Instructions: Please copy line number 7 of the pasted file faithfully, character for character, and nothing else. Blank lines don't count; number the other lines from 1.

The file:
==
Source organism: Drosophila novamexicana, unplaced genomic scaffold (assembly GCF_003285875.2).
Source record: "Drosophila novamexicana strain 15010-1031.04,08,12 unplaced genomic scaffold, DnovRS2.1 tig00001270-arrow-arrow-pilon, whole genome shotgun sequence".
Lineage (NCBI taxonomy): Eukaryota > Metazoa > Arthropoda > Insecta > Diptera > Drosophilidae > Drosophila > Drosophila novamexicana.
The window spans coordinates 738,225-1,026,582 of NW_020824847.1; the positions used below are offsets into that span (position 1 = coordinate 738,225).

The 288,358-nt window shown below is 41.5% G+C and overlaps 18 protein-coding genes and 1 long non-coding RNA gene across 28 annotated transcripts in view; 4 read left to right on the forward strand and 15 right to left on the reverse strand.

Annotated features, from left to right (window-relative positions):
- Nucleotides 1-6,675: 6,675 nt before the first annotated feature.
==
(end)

- Nucleotides 1-6,675: 6,675 nt before the first annotated feature.